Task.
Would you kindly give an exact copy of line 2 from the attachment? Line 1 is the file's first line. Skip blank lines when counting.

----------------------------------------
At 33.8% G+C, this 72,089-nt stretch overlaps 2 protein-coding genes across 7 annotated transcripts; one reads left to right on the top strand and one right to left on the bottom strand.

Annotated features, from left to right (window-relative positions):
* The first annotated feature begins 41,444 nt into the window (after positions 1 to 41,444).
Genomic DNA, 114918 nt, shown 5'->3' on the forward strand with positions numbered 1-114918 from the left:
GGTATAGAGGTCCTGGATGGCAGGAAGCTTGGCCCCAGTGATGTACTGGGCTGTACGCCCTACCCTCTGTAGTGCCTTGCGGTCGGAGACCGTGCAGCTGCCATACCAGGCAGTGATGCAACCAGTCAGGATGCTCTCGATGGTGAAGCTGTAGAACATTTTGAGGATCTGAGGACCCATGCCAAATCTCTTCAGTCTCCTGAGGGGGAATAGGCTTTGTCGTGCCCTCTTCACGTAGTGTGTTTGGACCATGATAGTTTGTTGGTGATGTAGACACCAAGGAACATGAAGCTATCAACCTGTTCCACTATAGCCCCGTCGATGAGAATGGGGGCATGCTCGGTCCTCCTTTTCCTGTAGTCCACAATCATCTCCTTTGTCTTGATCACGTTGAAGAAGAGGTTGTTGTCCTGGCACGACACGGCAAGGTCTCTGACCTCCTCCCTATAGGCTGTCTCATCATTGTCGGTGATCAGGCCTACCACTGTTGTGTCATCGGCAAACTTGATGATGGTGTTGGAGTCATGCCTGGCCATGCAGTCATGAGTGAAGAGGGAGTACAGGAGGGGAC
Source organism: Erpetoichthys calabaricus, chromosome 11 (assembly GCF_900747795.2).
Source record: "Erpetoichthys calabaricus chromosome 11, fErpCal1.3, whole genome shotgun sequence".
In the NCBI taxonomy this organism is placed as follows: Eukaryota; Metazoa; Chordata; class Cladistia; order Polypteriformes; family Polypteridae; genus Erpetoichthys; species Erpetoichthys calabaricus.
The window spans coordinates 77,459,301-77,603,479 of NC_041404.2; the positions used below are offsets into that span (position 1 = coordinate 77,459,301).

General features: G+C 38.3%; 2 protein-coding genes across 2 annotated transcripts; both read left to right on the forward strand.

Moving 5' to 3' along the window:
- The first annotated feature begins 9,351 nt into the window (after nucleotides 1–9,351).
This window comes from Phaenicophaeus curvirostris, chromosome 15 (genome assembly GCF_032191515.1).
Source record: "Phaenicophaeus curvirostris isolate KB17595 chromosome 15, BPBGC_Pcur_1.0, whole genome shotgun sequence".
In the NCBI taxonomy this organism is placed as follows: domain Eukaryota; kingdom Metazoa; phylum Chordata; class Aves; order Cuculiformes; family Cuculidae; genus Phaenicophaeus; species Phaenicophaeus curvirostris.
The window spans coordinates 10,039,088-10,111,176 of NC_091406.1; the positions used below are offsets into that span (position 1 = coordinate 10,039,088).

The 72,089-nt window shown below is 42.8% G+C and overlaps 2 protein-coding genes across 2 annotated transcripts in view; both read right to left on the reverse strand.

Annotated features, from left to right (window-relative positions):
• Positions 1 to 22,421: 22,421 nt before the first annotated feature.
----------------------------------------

Annotated features, from left to right (window-relative positions):